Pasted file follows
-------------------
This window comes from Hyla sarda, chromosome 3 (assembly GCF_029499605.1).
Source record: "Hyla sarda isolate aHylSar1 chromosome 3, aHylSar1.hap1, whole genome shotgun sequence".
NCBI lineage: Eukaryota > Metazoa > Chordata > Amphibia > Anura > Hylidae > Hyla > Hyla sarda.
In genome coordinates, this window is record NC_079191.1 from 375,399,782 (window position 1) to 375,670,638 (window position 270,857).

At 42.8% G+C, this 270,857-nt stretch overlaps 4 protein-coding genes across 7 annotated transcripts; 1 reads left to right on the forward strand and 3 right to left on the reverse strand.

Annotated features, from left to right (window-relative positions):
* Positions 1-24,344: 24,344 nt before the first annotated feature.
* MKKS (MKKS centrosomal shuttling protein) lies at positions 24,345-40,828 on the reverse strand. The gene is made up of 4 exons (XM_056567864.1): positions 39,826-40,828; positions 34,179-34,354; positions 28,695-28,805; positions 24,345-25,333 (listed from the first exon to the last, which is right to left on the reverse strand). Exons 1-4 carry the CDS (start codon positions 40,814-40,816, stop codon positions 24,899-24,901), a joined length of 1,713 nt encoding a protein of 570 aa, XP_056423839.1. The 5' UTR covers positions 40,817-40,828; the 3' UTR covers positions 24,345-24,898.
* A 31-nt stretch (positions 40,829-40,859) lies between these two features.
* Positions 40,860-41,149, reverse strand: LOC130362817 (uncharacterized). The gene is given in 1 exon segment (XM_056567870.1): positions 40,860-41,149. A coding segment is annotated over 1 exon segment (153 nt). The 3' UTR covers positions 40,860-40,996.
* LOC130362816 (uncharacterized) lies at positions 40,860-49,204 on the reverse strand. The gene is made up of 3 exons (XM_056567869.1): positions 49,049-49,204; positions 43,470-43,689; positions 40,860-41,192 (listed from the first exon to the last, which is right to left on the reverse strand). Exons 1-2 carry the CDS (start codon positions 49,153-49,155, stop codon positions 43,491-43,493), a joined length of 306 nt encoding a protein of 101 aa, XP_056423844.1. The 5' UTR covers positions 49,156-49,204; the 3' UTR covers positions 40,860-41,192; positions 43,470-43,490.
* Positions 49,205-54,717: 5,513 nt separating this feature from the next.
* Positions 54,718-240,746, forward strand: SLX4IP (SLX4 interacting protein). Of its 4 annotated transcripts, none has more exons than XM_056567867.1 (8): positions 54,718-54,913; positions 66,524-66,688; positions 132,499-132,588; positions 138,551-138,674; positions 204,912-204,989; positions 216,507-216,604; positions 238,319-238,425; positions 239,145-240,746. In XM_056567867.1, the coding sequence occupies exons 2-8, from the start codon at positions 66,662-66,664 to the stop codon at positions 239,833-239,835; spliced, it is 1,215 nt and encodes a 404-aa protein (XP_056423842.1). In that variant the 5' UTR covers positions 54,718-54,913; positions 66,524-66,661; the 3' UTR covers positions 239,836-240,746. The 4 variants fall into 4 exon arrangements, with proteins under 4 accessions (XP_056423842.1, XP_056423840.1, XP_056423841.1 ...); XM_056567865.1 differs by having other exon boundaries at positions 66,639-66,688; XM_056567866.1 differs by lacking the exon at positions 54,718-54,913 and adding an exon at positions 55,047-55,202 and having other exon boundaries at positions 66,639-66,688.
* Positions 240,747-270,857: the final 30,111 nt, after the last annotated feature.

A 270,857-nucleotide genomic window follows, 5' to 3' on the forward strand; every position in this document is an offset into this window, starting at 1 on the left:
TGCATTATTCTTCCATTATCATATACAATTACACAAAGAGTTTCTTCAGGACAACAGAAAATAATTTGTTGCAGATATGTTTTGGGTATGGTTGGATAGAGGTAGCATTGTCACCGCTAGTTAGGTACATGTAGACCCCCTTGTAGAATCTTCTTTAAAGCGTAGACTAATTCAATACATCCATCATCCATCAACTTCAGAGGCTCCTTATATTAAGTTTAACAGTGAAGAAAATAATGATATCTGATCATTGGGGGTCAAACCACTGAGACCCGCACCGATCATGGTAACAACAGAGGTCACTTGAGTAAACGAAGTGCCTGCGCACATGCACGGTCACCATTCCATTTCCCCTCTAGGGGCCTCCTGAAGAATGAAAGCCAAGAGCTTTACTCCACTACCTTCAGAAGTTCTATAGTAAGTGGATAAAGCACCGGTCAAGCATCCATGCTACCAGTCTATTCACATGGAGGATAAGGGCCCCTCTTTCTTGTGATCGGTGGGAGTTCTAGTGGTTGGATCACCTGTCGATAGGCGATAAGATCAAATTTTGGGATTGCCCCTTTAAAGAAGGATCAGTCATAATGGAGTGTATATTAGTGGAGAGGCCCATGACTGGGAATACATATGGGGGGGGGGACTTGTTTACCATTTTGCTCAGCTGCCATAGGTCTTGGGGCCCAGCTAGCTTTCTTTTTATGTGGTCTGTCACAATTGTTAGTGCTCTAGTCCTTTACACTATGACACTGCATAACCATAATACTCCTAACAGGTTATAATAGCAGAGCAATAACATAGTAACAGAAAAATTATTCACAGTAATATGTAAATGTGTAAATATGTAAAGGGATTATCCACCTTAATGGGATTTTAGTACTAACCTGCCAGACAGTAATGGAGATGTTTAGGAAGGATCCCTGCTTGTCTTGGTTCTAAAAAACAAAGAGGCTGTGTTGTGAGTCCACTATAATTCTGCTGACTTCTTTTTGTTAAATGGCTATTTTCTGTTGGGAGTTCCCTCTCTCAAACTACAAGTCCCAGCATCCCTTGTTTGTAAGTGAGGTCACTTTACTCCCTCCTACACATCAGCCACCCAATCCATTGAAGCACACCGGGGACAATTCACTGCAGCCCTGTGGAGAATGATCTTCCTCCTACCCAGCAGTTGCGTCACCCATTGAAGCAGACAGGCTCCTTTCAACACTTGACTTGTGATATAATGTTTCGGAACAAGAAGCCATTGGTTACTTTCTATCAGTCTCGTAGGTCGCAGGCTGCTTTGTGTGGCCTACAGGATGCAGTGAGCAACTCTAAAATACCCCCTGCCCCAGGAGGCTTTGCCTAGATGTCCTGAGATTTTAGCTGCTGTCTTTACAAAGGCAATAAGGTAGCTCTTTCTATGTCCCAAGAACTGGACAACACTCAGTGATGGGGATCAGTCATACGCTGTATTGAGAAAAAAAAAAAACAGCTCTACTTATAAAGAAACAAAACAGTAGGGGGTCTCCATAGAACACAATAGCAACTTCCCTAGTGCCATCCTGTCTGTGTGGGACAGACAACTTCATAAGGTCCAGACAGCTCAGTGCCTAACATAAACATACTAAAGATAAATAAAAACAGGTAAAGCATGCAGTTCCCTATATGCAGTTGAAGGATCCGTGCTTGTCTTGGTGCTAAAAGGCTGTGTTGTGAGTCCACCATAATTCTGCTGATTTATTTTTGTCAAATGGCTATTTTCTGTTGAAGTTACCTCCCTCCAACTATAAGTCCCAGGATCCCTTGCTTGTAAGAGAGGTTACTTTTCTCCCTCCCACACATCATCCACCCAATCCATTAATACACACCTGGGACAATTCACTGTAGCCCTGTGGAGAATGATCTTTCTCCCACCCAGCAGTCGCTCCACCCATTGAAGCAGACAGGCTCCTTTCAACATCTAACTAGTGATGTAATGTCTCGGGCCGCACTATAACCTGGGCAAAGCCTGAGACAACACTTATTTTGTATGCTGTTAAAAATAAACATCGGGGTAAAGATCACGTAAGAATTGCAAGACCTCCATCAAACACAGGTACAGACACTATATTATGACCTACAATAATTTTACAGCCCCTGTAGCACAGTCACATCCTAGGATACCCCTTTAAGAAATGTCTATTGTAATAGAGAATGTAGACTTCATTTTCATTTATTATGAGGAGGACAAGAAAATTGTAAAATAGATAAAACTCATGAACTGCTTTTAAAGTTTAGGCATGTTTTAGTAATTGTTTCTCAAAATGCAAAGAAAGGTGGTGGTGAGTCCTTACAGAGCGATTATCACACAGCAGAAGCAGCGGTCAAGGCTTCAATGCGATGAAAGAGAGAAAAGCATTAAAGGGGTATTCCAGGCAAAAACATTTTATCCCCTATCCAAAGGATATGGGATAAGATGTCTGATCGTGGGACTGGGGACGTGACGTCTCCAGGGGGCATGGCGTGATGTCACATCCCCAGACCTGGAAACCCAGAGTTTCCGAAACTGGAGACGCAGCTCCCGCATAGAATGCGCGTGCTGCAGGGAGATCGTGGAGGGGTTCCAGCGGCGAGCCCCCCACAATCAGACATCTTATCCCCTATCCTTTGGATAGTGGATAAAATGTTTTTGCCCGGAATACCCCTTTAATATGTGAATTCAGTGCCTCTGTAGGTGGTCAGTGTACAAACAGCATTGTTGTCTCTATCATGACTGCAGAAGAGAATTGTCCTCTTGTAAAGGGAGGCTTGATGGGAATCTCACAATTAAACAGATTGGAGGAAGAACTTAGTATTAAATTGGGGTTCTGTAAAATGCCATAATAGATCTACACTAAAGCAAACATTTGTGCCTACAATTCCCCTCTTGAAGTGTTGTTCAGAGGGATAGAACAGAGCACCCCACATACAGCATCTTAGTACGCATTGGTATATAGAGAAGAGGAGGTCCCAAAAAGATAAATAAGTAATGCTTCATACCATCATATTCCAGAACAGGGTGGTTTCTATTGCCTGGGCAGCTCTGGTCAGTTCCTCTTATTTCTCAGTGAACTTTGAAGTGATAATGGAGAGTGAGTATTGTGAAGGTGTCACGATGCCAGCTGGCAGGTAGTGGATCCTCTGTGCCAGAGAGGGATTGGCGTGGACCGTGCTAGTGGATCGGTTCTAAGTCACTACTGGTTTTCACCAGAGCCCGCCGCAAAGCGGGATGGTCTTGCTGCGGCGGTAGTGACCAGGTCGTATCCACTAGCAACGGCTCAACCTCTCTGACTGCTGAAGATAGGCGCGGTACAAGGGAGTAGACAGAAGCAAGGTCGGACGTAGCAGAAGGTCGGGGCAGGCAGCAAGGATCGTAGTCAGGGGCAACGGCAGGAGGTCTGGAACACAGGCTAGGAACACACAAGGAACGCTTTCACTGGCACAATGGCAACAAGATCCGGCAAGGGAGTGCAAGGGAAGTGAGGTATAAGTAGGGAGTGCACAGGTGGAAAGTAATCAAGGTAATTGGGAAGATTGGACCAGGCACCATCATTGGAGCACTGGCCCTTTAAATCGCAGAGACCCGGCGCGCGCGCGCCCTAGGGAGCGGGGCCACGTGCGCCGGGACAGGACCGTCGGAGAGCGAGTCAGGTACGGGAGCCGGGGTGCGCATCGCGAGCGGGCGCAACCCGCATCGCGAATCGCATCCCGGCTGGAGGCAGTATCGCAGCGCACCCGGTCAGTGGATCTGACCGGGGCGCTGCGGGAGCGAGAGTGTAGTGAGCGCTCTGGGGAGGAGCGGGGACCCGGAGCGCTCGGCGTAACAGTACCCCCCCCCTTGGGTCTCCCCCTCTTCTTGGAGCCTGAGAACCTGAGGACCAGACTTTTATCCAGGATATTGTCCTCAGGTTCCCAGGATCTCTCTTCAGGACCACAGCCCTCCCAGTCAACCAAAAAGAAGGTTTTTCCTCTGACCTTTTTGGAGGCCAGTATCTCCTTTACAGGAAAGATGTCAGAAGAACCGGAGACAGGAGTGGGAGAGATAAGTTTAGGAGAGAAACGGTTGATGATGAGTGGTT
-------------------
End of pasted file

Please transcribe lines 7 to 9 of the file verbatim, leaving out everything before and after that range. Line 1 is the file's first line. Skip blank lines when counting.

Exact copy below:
* Positions 1-24,344: 24,344 nt before the first annotated feature.
* MKKS (MKKS centrosomal shuttling protein) lies at positions 24,345-40,828 on the reverse strand. The gene is made up of 4 exons (XM_056567864.1): positions 39,826-40,828; positions 34,179-34,354; positions 28,695-28,805; positions 24,345-25,333 (listed from the first exon to the last, which is right to left on the reverse strand). Exons 1-4 carry the CDS (start codon positions 40,814-40,816, stop codon positions 24,899-24,901), a joined length of 1,713 nt encoding a protein of 570 aa, XP_056423839.1. The 5' UTR covers positions 40,817-40,828; the 3' UTR covers positions 24,345-24,898.
* A 31-nt stretch (positions 40,829-40,859) lies between these two features.